Observe little children. They are sad and distraught when some disappointment or disaster falls on them, but normally they are happy. The bad thing comes as a surprise, is reacted to in a very open way that cleanses the soul, and soon forgotten. It is only when we grow smart enough to pride ourselves on an ability to know the world, to analyze things politically, to predict trends, and so on that we grow to inhabit apprehensiveness and depression as normal. While at the same time, normally, we hide our emotions and suppress their natural cleansing function. In short, we lead unnatural lives, because we are grown and modern, and thus we grow to be unnatural organisms and suffer unduly.
Thanks Porter, I appreciate this post. I bolded what highlights a big problem I've had as of late. Although I feel I'm making some progress overcoming that obstacle and receiving the kingdom like a child.
 

Alpo

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My holiday of four weeks is over and I have to get back to work tomorrow. Unfortunately for some reason my flu also got worse. Wish it was as bad that I could take a sick leave.
 

RobS

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Russian icons are beautiful, probably my favorite kind.
 

RobS

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Alpo said:
My holiday of four weeks is over and I have to get back to work tomorrow. Unfortunately for some reason my flu also got worse. Wish it was as bad that I could take a sick leave.
Curse you Europeans and generous time off!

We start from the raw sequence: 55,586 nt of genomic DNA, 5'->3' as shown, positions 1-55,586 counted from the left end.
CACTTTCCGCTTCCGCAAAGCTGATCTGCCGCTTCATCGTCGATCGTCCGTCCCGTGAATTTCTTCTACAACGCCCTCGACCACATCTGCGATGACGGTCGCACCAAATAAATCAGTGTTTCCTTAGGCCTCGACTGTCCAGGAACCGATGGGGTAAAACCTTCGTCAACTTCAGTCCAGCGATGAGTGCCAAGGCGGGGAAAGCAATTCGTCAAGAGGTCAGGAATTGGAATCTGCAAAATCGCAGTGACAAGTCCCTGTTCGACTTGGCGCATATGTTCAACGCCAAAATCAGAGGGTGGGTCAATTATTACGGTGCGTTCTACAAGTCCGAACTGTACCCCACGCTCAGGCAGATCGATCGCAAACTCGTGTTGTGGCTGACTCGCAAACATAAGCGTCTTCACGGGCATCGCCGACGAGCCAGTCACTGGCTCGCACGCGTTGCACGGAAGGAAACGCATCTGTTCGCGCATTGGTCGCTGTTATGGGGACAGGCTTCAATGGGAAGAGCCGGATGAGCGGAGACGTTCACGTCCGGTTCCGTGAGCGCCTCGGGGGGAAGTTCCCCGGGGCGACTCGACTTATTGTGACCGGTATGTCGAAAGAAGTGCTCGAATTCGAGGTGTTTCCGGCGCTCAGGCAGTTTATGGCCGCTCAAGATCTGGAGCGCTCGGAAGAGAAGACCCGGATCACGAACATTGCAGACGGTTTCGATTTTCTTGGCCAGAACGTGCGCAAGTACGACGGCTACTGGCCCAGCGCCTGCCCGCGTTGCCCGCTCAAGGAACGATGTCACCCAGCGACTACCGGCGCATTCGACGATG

Hawkeye

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nothing said:
TheTrisagion said:
:'(

I do feel almost guilty because I hear of so many people struggling. I try to help those around me that I know because I've been there myself.
Survivor's guilt for me comes from experience, being keenly aware of how lucky you have it, and politically leftwing, unfortunately. One of Fr. Hopko's maxims I have to keep reminding myself is not to compare myself with others, because it's real easy to see the amount of suffering and hardship people go through and not getting depressed about it. Iconodule is right, if you live in this world how can you not feel even a little depressed. I've asked God before the why things are the way they are and why I'm more fortunate than others, but it's not really any of my business what He does. God's ways are not my ways. Wicked people can prosper and those that are godly can suffer. All I can do is give thanksgiving to God for what He has provided me and use whatever that have been given me to help those in need, instead of trying to figure things out (another Fr. Hopko maxim). There's peace in that, at least it is for me. Trust me I've let my mind wander into the darkest of places over these kind of things but all it did was fuel cynicism.
The question of God's mercy has occupied my mind for years. Time and time again, I have been spared suffering I believe I have absolutely deserved. Recent events and future possibilities have made me acutely aware of these mercies, and I am flabbergasted by them. I don't know if it is simply vain fancy on my part or if it is indeed the hand of God pushing me in a certain direction, and whether He always was. I know myself to be unworthy, and though my priest assures me worthiness has little to do with it, I can't shake the feeling.